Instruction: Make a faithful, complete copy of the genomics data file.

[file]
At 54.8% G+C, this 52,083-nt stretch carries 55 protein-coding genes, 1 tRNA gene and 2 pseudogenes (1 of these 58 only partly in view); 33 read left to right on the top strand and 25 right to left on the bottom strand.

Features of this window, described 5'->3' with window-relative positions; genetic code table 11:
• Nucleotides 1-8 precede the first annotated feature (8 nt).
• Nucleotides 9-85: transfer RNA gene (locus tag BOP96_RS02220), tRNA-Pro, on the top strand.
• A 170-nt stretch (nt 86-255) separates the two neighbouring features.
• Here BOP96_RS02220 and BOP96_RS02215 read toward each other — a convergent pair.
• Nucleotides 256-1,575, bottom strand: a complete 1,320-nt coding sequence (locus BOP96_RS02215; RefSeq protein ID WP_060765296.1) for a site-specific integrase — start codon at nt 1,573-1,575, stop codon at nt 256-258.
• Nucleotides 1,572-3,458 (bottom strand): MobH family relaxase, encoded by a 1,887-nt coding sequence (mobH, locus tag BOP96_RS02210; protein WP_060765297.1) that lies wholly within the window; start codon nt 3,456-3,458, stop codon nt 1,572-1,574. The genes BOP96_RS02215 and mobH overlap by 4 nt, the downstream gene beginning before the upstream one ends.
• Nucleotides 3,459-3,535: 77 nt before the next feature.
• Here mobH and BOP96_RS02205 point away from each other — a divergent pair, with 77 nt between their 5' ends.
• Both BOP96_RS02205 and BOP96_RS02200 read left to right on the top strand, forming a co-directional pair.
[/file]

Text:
At 54.8% G+C, this 52,083-nt stretch carries 55 protein-coding genes, 1 tRNA gene and 2 pseudogenes (1 of these 58 only partly in view); 33 read left to right on the top strand and 25 right to left on the bottom strand.

Features of this window, described 5'->3' with window-relative positions; genetic code table 11:
• Nucleotides 1-8 precede the first annotated feature (8 nt).
• Nucleotides 9-85: transfer RNA gene (locus tag BOP96_RS02220), tRNA-Pro, on the top strand.
• A 170-nt stretch (nt 86-255) separates the two neighbouring features.
• Here BOP96_RS02220 and BOP96_RS02215 read toward each other — a convergent pair.
• Nucleotides 256-1,575, bottom strand: a complete 1,320-nt coding sequence (locus BOP96_RS02215; RefSeq protein ID WP_060765296.1) for a site-specific integrase — start codon at nt 1,573-1,575, stop codon at nt 256-258.
• Nucleotides 1,572-3,458 (bottom strand): MobH family relaxase, encoded by a 1,887-nt coding sequence (mobH, locus tag BOP96_RS02210; protein WP_060765297.1) that lies wholly within the window; start codon nt 3,456-3,458, stop codon nt 1,572-1,574. The genes BOP96_RS02215 and mobH overlap by 4 nt, the downstream gene beginning before the upstream one ends.
• Nucleotides 3,459-3,535: 77 nt before the next feature.
• Here mobH and BOP96_RS02205 point away from each other — a divergent pair, with 77 nt between their 5' ends.
• Both BOP96_RS02205 and BOP96_RS02200 read left to right on the top strand, forming a co-directional pair.